Agreed, essential for efficient logging of most types (you could in theory rename and copy the old file first, but...
That doesn't work if two processes are appending at the same time (which is guaranteed to work with O_APPEND).
Essential for e.g. databases unless you can direct your ports to not buffer inside the Scheme implementation. See below.
Also essential for a simple random-access fixed-length-record file.
Although, what about databases where multiple processes access a file?
Exercise great caution, or write using a server behind a socket or named pipe, or use those *@#$* broken Posix locks.
None of these strike me as "essential", but all are nice to have. If on top of a POSIX system, not much extra work if you include append, but what about Windows??
Windows has all these flags and more.
f) buffer (size of buffer if any)
An efficiency thing, modulo the above mentioned option to set it to zero size.
The intended available sizes are zero, a single line, a fixed size, or a default size.
k) posix-permissions (when a file is created, what permissions to use; this is _not_ equivalent to creating with one set of permissions and then changing them).
How essential for security??
If you open a new file with a mode that forbids writing, you can still write on it, but nobody else can.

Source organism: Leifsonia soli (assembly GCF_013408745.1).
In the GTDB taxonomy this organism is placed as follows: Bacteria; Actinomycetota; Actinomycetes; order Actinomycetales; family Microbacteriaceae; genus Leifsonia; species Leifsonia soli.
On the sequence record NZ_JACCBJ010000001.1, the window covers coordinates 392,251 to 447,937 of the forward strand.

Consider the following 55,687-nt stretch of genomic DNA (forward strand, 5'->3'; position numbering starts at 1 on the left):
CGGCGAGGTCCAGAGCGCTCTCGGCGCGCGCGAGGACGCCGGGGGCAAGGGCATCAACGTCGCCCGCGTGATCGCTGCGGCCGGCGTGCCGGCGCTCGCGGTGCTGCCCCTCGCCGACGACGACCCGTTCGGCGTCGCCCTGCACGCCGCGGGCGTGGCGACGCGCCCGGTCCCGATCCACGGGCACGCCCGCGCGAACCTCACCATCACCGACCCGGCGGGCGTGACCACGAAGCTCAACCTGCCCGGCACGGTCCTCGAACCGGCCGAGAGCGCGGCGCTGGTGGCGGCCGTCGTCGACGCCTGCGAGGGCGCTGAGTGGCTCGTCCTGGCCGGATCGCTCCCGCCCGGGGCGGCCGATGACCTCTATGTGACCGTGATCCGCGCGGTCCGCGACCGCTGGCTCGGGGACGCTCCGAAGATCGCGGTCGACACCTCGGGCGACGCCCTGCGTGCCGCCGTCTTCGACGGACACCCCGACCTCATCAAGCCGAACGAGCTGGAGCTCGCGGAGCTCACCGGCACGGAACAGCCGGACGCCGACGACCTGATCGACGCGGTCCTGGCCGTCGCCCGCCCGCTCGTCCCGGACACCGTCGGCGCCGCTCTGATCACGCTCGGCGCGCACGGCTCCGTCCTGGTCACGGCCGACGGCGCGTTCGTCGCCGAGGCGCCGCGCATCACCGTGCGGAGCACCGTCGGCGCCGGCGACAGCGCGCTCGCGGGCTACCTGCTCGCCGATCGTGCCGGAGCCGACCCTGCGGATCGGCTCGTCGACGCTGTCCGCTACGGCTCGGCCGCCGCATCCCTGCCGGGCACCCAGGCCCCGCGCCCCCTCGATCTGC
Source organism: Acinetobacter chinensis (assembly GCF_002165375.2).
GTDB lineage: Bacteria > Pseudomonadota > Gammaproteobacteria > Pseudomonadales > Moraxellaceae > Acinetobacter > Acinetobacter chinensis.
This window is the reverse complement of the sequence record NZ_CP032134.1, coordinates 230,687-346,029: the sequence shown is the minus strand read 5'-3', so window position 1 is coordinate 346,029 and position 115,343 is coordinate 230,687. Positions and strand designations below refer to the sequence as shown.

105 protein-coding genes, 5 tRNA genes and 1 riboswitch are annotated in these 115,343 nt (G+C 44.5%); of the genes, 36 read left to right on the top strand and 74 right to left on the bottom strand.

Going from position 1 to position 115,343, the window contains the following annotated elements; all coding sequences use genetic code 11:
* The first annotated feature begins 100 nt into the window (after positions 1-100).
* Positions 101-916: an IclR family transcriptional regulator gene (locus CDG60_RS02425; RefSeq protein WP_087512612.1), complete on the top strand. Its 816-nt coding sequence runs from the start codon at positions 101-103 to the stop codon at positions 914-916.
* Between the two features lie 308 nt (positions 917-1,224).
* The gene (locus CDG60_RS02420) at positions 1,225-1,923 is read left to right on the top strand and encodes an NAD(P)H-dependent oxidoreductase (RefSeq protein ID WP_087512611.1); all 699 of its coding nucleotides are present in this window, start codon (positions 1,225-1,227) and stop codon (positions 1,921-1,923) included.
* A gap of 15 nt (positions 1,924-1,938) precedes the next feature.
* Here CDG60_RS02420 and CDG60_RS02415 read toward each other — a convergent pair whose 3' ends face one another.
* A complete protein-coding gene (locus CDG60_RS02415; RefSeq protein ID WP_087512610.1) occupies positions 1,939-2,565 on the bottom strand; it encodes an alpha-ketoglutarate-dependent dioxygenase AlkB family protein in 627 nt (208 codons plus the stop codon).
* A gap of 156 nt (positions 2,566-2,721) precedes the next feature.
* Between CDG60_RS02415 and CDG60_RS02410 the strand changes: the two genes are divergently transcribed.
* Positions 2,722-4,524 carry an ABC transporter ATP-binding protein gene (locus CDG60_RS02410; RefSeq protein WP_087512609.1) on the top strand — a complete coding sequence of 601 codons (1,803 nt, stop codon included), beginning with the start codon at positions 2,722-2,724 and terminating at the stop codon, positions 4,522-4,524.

Obviously absolutely essential to create files with holes, which is essential for restoring files in POSIX systems. Which as I previously commented are less rare than one might think.
Also for the fixed-size random accessed record files I mentioned above.
Cygwin goes to a lot of trouble to let process select() on both sockets and files. On reflection, though, this will be needed for processes too, so it may need to be a separate SRFI.
I have a new idea, though:
Provide an open-file procedure, which accepts a pathname and the following keys: append, create, truncate, exclusive, buffer, and posix-permissions, and then returns a fd, which you can then transform into a port with the SRFI-170 fdes->port procedures. This only requires a simple FFI.
The other keys, namely bidirectional, char-buffer, encoding, newline, and encoding-error, are relevant only to textual ports, so they would only make sense on open-input-file, open-output-file, fdes->textual-input-port, and fdes->textual-output-port. This is logically part of SRFI 170, but until we know whether keywords are in or out, we can't integrate it satisfactorily. What's more, it involves deeper integration with the implementation's ports than anything in SRFI 170. So keep it separate for the present.
Contra what you said, it's not having a minimal number of non-portable SRFIs that matters. Splitting a SRFI up doesn't make things harder, it may even make them easier.